One method of adjustment, called ‘indirect adjustment’, uses results from the various subgroups of a standard population, often the national population, to evaluate what would be expected among a given group of patients, such as those transplanted at each transplant center. The subgroups generally are defined by patient age and other patient characteristics. For each patient, we look up the average event rate for the subgroup to which the patient belongs. Based on that event rate and how long each patient is followed, the expected number of events for that patient is computed as the average event rate for the subgroup that the patient is in multiplied by the length of follow-up for that patient. For example, a patient in a subgroup with a national annual event rate of 0.10 (10%) who is followed for 1.1 years would have 0.11 events expected during follow-up. These expected fractional counts for all of the patients from each transplant center are added together to yield the total expected for the patients at each center.

The SRTR uses another closely related adjustment method, based on regression equations, to compare the outcomes that would have resulted had the comparison groups been otherwise equivalent. Regression equations can be used to compute expected outcomes given a patient's characteristics. The proportional hazards Cox regression model (4) is commonly used for adjusted analyses of time to event data. Similar to the Kaplan–Meier estimates described above, the Cox regression model can yield survival curve estimates for two or more groups of patients, adjusted to show the comparison that would result if the groups were equivalent with regard to particular factors, such as age and diagnosis.

The results of a Cox model can be used to compare groups or to show a trend among groups, based on the ratio of average event rates in each group, adjusted for other differences. For example, an age- and diagnosis-adjusted relative risk (RR) of 1.59 for post-transplant mortality rates for deceased compared to living kidney donor recipients would indicate that on average, the death rate is 59% higher for recipients of deceased kidney donor organs compared to living kidney donor organs, who are of the same age and diagnosis. For example, an RR of 1.59 based on a 10% death rate means that 15.9 instead of 10 deaths would be expected, if all else was equal. An RR equal to 1.0 indicates no difference in adjusted event rates between the comparison groups.

The CSRs include comparisons of observed and expected outcomes (mortality and graft failure), based on follow-up of a cohort (recipients transplanted between January 1999 and June 2001 for 1-year rates, and between 1997 and 1998 for 3-year rates) during the most recent time period for which data were available. Survival percentages at 1 month, 1 year, and 3 years are reported for each center from both unadjusted (Kaplan–Meier) and adjusted (Cox) survival models. The statistical comparison reported in the p-value compares observed events to expected counts from the Cox models rather than these survival percentages. For example, if 14 events are observed in a facility during that time, while 9.2 would be expected, given the characteristics of the patients followed, then the event rate for the group is 52% higher than expected and the p-value reported indicates whether this difference is statistically significant.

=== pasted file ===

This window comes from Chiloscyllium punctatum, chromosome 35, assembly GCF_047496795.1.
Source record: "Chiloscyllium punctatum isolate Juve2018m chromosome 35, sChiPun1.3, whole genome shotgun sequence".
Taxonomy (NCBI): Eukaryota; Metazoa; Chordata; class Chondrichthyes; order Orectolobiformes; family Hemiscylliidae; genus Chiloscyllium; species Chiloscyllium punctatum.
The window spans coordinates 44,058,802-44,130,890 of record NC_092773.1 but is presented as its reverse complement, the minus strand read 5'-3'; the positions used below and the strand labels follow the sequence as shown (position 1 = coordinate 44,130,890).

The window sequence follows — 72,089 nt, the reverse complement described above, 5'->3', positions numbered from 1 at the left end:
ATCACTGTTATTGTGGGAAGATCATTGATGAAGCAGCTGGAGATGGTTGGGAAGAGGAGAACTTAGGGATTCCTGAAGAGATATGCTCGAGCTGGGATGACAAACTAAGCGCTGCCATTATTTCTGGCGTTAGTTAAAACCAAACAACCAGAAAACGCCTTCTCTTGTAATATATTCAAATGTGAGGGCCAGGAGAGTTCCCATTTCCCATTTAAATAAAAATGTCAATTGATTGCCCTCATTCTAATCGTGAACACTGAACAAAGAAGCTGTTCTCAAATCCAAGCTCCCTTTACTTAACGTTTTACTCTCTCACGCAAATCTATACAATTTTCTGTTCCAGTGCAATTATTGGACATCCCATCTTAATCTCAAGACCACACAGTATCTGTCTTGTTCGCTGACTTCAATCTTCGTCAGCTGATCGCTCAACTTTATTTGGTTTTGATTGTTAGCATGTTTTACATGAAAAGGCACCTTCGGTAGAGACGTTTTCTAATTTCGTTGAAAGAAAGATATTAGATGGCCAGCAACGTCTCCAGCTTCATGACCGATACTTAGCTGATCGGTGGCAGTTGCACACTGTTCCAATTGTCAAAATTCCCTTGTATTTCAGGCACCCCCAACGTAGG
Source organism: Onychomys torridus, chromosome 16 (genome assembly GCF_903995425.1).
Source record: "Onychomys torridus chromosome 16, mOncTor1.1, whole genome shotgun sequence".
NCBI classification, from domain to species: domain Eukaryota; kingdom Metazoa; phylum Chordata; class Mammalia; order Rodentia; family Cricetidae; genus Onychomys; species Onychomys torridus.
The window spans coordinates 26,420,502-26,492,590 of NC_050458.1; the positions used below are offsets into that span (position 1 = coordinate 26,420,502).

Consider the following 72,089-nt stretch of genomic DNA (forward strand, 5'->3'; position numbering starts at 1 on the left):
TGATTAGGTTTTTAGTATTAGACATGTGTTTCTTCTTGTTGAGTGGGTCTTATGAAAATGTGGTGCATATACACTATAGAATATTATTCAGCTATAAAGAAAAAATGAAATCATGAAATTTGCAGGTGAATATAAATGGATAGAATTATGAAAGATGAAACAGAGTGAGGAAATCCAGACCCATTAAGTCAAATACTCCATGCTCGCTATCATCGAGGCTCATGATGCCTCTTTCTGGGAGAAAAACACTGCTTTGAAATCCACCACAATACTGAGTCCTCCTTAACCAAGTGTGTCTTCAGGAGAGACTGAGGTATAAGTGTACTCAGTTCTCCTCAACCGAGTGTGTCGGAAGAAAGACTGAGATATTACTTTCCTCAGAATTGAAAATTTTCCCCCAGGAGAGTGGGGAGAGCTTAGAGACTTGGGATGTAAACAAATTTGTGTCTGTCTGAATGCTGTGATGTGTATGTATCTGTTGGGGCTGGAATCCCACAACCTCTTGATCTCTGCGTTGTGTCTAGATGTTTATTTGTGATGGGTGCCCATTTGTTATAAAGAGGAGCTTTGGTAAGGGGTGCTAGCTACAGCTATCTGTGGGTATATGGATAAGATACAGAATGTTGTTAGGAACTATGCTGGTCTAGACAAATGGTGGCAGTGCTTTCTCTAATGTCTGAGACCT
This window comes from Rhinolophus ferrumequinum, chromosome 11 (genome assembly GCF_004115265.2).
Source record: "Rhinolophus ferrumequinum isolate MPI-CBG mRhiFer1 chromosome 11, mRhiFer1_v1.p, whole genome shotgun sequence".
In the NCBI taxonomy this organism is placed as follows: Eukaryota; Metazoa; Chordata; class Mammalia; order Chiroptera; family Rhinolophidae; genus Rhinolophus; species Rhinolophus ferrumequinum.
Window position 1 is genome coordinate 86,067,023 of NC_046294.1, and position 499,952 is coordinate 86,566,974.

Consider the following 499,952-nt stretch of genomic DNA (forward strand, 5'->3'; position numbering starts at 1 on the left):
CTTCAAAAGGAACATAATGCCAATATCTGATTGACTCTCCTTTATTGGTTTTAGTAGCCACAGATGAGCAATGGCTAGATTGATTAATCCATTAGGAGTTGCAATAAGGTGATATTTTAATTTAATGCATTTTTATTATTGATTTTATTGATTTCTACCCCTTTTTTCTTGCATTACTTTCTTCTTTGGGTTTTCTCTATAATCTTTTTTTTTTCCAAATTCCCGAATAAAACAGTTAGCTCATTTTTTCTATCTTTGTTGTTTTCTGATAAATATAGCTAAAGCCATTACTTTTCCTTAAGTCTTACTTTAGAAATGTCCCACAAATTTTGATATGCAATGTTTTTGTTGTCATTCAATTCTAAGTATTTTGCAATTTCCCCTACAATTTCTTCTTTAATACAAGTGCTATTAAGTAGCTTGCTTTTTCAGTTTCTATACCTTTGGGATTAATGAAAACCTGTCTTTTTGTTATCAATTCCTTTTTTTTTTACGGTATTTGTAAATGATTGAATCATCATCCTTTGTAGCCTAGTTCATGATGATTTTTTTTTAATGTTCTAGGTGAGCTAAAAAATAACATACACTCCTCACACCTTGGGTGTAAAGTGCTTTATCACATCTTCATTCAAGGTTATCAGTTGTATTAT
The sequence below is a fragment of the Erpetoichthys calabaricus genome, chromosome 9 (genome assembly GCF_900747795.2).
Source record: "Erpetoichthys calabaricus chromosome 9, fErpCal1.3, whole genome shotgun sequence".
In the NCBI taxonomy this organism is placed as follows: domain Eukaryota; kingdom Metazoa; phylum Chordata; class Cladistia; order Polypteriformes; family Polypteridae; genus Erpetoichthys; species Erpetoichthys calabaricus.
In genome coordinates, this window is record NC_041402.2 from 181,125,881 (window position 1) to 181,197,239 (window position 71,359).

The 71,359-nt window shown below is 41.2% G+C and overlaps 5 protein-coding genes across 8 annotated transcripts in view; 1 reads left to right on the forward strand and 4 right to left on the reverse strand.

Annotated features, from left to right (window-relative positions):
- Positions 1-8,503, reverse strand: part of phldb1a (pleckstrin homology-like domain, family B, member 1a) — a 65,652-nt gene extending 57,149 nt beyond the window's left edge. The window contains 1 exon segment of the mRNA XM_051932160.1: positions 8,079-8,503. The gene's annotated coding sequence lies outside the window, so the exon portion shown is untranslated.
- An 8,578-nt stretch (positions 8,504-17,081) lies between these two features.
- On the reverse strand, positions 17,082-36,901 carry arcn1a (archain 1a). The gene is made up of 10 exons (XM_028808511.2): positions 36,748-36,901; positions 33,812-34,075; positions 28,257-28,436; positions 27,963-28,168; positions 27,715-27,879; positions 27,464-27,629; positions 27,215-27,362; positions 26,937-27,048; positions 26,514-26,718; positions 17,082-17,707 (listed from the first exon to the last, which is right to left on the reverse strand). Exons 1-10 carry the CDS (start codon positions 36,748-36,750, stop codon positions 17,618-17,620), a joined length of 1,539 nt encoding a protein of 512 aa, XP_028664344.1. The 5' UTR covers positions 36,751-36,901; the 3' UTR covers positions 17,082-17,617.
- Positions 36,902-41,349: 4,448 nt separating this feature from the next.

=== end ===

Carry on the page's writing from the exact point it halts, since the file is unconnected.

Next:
Adjusted analyses, which are intended to make ‘all else equal’ when comparing outcomes among different groups, are used extensively by SRTR in CSRs and reports to committees. The choice of what to adjust for, or what to make ‘equal’ in the comparison groups, is an important one that is under constant review by the SRTR. In order to make meaningful adjustments, relevant data must be available, complete, and accurate. The choice of factors used when adjusting center-specific outcomes for the mix of characteristics at each center involves OPTN committees, as well as SRTR analysts. The CSR documentation (available at http://www.ustransplant.org/programs-report.html) includes detailed descriptions of the adjustment models used in the CSRs.

Cohorts Chosen for Analyses

  1. Top of page
  2. Introduction
  3. Defining Salient Features of the Transplant Process
  4. Statistical Methods Overview